I get the bulk of my organically-grown vegetables from on a weekly basis through their Harvest Box, a selection of seasonal produce from local farms.

I love them so much that I’m a SPUD ambassador! Interested in checking them out? Use my promo code – CRVAN-ROSCAF – to get $20 off your first purchase of $50 or more!

Have a favourite plant-based recipe? I’d love to hear it!


#trulyethicalBC: Urban Digs Farm

The heritage breed pigs at Urban Digs Farm are fed a wholesome and almost entirely organic diet, and are free to roam around their large enclosure. 

*** Urban Digs Farm is now called Blue Sky Ranch‏! ***

Where does my food come from?

Becoming a food writer gave me a new lens through which to look at the food I was eating.

As a fitness professional for over a decade and the product of a stay-at-home mother who cooked all of our meals from scratch, I’ve always been interested in healthy nutrition, but learning the story behind the ingredients through meeting some of BC’s most incredible chefs has drastically changed the way I eat.

I used to think from the perspective of “protein” and “vegetables,” especially during my days as a personal trainer working in a gym where many of my colleagues subsided on such bland meals as poached chicken and steamed broccoli. I didn’t think beyond the shelves of my grocery store. I didn’t consider how the pristine chicken breasts and neatly stacked rows of vegetables made their way into my shopping cart.

Because I was so detached from the source of these products, I didn’t think about how the animals were treated, what chemicals had been sprayed on the vegetables, or how far the packages had travelled, and at what environmental cost, to arrive on my plate.


The ducks at Urban Digs Farm have the space to snuggle with each other, stretch out on their own, or splash around in their little pool. 

When I began to interview chefs and look closely at their menus, they highlighted their ingredients’ origins: Agassiz hazelnuts, North Arm Farm beets, Lois Lake steelhead, Maple Hill Farms chicken.

This made me think about my own ingredients’ origins when I was cooking at home. When I began asking questions, I often didn’t like what I discovered. In some cases, I was completely horrified.

I take full responsibility for my own ignorance but I was still very angry that many of the products I’d been buying, with deceptive marketing depicting nutritious, sun-ripened plants and happy, frolicking animals, were grown or raised under very shameful circumstances.

Empowered action

As I began to get really nosy and ask a lot of questions, I discovered the power I had to make informed choices and the influence that every dollar I spent carried. My mood changed from anger to empowerment. It became evident that a small army of compassionate and concerned businesses was rising and by buying their products I was helping them, in very small part, grow.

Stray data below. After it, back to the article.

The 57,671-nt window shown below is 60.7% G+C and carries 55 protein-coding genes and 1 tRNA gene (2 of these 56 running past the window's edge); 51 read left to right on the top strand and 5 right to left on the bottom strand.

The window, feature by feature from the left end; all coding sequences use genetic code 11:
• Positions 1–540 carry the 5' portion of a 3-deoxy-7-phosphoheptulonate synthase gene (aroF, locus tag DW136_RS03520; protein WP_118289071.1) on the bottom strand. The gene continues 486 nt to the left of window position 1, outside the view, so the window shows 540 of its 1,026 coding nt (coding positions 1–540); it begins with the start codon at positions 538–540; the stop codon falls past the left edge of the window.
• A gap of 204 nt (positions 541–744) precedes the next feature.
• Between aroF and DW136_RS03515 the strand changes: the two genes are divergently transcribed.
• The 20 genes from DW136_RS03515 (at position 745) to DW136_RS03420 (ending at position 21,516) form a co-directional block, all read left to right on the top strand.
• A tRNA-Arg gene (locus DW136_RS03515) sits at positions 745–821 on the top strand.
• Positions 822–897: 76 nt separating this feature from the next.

When I met Erin Ireland, a respected food reporter and owner of To Die For Fine Foods, I knew I’d found a kindred spirit. This is a woman who oozes compassion and authenticity. A few years after we met, I heard her captivating Pecha Kucha talk (watch it below) and was very interested to hear we’d had a similar journey with the way we thought about and approached food.

During one of our beautiful nature jogs with our dogs, Effie (hers) and Charlie (mine), we hatched a plan to visit local farms to see with our own eyes how they operated. As both animal lovers and food reporters, we felt a strong pull to act and speak with authenticity and transparency. We wanted to be sure that the wonderful new restaurant we were sharing on social media, or writing about for local publications, was getting their ingredients from equally wonderful producers.

#trulyethicalBC adventure

So began our #trulyethicalBC adventure, a series of road trips to discover who’s doing great things in our community and share them with everyone we know and the reach of our combined media outlets.

Follow our #trulyethicalBC adventure on Twitter and Instagram (@erinireland and @lifedelish) and look for posts on our websites ( and

First stop: Urban Digs Farm

The pigs at Urban Digs Farm love getting a belly rub from owners Julia Smith and Ludo Ferrari.

If you follow Urban Digs Farm on Twitter (@UrbanDigsFarm), you’re treated to adorable images of their chickens foraging around the farmyard, ducks lounging in the sunshine or splashing in their pool, and pigs rooting around in the rich, peaty soil or having a nap in their cozy sheds.